Shreya Singhal vs Union of India

2 Feb 2023  Read 1564 Views

This case is the landmark judgment which created a massive effect on the cyber laws of our country. It not only affected the cyber laws but elaborated the view of Article 19 of the constitution, which talks about Freedom of Speech and Expression. Let’s discuss the famous Shreya Singhal case in this blog!

Case Details

Case name: Shreya Singhal vs Union of India

Citation: AIR 2015 SC 1523

Background of the Case

The entirety of Section 66A of the Information Technology Act of 2000 was declared unlawful by the Supreme Court of India. The petitioners claimed that Section 66A was unconstitutionally ambiguous and that the prohibitions allowed by Article 19(2) of the Indian Constitution went beyond the protection it was designed to provide against annoyance, discomfort, danger, obstruction, insult, harm, and criminal intimidation. The Court concluded that there were no reasonable exceptions to the right to freedom of expression that applied to the prohibition against the transmission of material through a computer resource or a communication device intended to annoy, inconvenience, or insult. As a result of the provision's failure to define terms like inconvenience or annoyance, it was further determined that "a very considerable quantity of protected and innocent speech could be reduced and hence its sweep was vague and broad.

International Legislations relating to Freedom of Speech and Expression

Under Article 19 of the law, the Universal Declaration of Human Rights (UDHR) guarantees the freedom of speech and expression. It affirms that everyone has the unalienable freedom to possess beliefs and opinions without interference. In addition to that, Article 19 of the International Covenant on Civil and Political Rights (ICCPR) also protects the freedom of expression. "Everyone shall have the right to freedom of speech," it specifically states, "this right shall include freedom to seek, receive, and impart information of all sorts, independent of boundaries, either verbally, in writing or in print, in the form of art, or through any other means of his choice."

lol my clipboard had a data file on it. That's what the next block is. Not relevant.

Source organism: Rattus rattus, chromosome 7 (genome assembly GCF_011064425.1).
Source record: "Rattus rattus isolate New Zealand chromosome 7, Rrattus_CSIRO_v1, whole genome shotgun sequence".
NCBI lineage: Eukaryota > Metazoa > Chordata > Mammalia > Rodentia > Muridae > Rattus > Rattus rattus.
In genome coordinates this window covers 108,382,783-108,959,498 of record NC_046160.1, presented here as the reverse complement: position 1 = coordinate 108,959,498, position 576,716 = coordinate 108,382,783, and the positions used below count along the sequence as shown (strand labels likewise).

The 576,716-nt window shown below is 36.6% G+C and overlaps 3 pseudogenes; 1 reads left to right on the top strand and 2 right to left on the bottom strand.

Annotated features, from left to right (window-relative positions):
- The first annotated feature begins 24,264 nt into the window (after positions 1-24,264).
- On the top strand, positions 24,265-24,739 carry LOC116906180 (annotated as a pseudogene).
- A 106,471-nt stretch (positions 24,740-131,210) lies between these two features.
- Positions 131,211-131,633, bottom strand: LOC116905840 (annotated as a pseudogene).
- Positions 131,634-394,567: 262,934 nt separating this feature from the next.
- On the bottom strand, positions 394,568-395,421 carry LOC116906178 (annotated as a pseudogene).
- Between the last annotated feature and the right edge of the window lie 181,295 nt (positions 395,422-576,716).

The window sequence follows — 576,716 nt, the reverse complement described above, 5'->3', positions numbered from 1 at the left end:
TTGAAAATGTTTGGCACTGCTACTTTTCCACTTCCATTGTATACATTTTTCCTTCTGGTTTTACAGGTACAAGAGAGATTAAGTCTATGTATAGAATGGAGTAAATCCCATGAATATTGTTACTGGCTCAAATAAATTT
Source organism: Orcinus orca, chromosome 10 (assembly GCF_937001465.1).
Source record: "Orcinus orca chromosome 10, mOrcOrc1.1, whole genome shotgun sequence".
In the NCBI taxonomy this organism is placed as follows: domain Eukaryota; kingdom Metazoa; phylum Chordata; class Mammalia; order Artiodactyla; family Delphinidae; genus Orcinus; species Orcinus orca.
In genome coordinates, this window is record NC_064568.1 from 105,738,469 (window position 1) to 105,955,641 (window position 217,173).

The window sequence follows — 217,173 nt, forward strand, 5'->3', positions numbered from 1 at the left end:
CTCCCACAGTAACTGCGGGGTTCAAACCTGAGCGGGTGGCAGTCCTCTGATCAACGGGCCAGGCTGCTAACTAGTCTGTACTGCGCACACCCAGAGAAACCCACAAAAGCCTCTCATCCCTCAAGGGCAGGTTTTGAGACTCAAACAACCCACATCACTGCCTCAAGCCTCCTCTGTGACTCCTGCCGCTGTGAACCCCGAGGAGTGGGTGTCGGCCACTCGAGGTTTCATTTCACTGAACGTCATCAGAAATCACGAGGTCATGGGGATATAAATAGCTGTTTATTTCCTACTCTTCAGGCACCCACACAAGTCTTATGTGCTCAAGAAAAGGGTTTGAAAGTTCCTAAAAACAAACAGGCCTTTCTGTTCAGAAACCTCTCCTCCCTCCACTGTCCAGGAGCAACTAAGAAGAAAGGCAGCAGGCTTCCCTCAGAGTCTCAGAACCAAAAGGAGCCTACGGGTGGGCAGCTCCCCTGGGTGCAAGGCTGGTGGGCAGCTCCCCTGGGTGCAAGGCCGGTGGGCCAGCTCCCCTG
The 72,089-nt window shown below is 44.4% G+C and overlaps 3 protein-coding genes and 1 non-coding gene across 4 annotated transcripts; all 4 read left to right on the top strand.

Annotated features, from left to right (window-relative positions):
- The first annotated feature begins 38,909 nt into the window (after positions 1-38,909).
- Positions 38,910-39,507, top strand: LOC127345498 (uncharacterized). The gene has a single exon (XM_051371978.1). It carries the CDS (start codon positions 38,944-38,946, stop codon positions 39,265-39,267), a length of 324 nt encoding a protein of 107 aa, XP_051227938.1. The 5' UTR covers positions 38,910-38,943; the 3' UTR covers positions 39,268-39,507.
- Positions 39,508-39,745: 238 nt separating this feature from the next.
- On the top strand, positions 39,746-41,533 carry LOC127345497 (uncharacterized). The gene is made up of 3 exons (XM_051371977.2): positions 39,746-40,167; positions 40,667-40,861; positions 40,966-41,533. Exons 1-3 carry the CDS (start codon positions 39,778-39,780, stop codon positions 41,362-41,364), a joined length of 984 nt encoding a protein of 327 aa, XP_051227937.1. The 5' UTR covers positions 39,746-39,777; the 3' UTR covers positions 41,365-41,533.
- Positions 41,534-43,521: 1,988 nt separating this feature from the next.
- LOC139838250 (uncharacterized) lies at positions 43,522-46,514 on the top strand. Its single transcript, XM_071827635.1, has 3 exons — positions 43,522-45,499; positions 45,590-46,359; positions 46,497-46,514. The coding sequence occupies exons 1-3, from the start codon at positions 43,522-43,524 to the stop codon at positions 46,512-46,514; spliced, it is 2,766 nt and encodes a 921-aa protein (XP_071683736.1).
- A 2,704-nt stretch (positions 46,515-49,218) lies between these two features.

The United Nations Human Rights Council unanimously declared on July 5, 2012, that everyone's right to free speech and expression online must be protected. It was the first time the UN stated that online citizens' human rights ought to be protected in the same way they are in the physical world.

The Shreya Singhal case

Brief facts of the case

Shaheen Dhada and Rinu Srinivasan were two girls who were detained by the Mumbai police in 2012. The arrest was made in response to the Shiv Sena members' bandh call in Maharashtra following the incident involving the murder of Shiv Sena leader Bal Thackery. The petitioners were accused of publishing their comments on Facebook and loving them at the same time, which sparked a large-scale outcry from the general public. Section 66A of the IT Act of 2000, according to the petitioners by means of Public Interest, restricts an individual's freedom of speech and expression. The petition was filed under Article 32 of the Constitution.

Issues involved

  1. Are Sections 66-A, 69-A and 79 of the IT Act constitutionally valid?
  2. Does Section 66A of the IT Act violate the fundamental right to freedom of speech and expression?

Petitioner’s arguments

The right to freedom of speech and expression guaranteed by Article 19(1)(a) of the Indian Constitution is violated by Article 66A of the IT Act 2000.

The petitioners stated that the reasonable restrictions mentioned under Article 19(2) of the Constitution do not apply to producing commotion, annoyance, and other similar behaviours.

Section 66A is ambiguous by nature, and an imperfection has been introduced by it since it does not adequately define the wording used in the section and leaves room for interpretations on the part of law enforcement agencies. As a result, the section does not contain or give the limitation.